Ali Lamot OLB 6-2 200 Mebane, NC (Eastern Alamance)
First team all-state Class 3A by NCPreps.com . . . Had 101 tackles as a senior including 74 solos, 17 sacks and 20 quarterback hurries . . . Helped the Eagles to a 12-2 record and the third round of the state playoffs . . . Tied for fourth in the state with 17 sacks as a senior . . . Earned all-region honors in football as a junior . . . Rivals.com ranks him as the No. 30 prospect in North Carolina . . . Played at Eastern Alamance for Coach John Kirby . . . Finished second in the region in the 110 meter hurdles in the spring of 2012 . . . Also played basketball at Eastern Alamance . . . Recruited by Derrick Jackson.
Jalen Latter CB 6-0 185 Charlotte, NC (Vance)
Signed as an cornerback . . . Versatile athlete who played both quarterback and cornerback at Charlotte Vance High School . . . Threw for over 1,600 yards as a senior with 16 touchdowns . . . Also rushed for 400 yards and six touchdowns . . . Had offers from Air Force, Navy and Charlotte . . . Recruited by Tim Duffie.
Former Deacons from the same high school: OT Wesley Bryant (2003-05)

Jalen Latter CB 6-0 185 Charlotte, NC (Vance)
Signed as an cornerback . . . Versatile athlete who played both quarterback and cornerback at Charlotte Vance High School . . . Threw for over 1,600 yards as a senior with 16 touchdowns . . . Also rushed for 400 yards and six touchdowns . . . Had offers from Air Force, Navy and Charlotte . . . Recruited by Tim Duffie.
Former Deacons from the same high school: OT Wesley Bryant (2003-05)

Marquell Lee LB 6-3 200 Pomfret, MD (Westlake)
EARLY ENROLLEE . . . Played at Westlake High in Waldorf, Md. . . . A three-year starter for the Westlake Wolverines . . . Earned honorable mention all-state as a senior . . . First team All-Southern Maryland Athletic Conference at linebacker . . . Helped Westlake to the Maryland Class 3A South Region final . . . The Wolverines finished the season 8-4 . . . Had 12 tackles and a fumble recovery vs. Huntingtown during a regular season victory . . . Had an interception in the South Region semifinal win over Potomac and a fumble return for a touchdown vs. Lackey . . . Made 14 tackles vs. Calvert . . . Considered the Wolverines’ emotional leader . . . Played for Coach Marlon Curtis as a senior . . . Had 70 tackles as a junior while also throwing for over 800 yards as a quarterback . . . Ranked No. 36 on the Chose Wake Forest over Maryland . . . Recruited by Jonathan Himebauch.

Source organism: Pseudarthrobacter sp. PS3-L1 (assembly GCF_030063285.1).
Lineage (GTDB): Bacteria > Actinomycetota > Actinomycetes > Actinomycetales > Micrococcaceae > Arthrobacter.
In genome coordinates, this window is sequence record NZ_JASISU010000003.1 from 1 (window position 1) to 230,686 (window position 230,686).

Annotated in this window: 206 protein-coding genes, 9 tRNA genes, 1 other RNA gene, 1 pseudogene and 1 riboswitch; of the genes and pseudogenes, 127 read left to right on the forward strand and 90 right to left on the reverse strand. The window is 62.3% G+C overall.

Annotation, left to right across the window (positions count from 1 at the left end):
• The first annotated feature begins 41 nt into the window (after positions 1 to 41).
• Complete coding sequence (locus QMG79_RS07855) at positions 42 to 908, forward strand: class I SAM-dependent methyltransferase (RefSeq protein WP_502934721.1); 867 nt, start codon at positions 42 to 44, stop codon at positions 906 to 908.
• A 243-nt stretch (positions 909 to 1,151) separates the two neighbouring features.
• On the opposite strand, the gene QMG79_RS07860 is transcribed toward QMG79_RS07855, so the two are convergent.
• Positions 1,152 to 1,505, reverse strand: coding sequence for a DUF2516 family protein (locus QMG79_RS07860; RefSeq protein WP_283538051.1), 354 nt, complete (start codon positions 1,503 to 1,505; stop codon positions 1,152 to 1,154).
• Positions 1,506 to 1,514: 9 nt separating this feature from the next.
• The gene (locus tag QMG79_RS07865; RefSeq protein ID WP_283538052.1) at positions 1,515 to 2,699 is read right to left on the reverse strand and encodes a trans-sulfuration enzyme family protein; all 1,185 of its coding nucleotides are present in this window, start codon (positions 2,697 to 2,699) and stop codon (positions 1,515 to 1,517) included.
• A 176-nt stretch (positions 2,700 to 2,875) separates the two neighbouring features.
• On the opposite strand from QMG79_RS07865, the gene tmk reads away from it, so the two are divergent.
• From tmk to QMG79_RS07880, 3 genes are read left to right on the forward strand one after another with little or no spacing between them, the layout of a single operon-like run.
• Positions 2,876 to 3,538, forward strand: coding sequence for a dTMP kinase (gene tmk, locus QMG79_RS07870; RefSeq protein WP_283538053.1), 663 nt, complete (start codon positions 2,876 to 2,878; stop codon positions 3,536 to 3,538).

James Looney DL 6-3 275 Lake Worth, FL (Lake Worth)
EARLY ENROLLEE . . . . Graduated from Lake Worth (Fla.) Community High School in December and enrolled at Wake Forest in January, 2013 . . . First team All-State Class 7A on the offensive line . . . Also earned first team all-Palm Beach County honors . . . Member of the Sun-Sentinel Super 11 . . . Projected as a defensive lineman for the Deacons . . . Rated the No. 14 player in Palm Beach County on The Big Board . . . Served as a team captain as a senior . . . Missed three games as a high school senior with a pulled muscle in his hip . . . Had two sacks and a forced fumble against Atlantic . . . First team All-Palm Beach County as a junior as he registered 60 tackles and two sacks . . . Played for Coach Errick Lowe . . . Had over a dozen offers from major colleges . . . Younger brother of former Deacon Joe Looney, now with the San Francisco 49ers . . . Recruited by Ray McCartney.
Former Deacons from the same high school: DE Todd Middleton (1987-89), LB Scott Shelhamer (1989-92), OG Joe Looney (2008-11)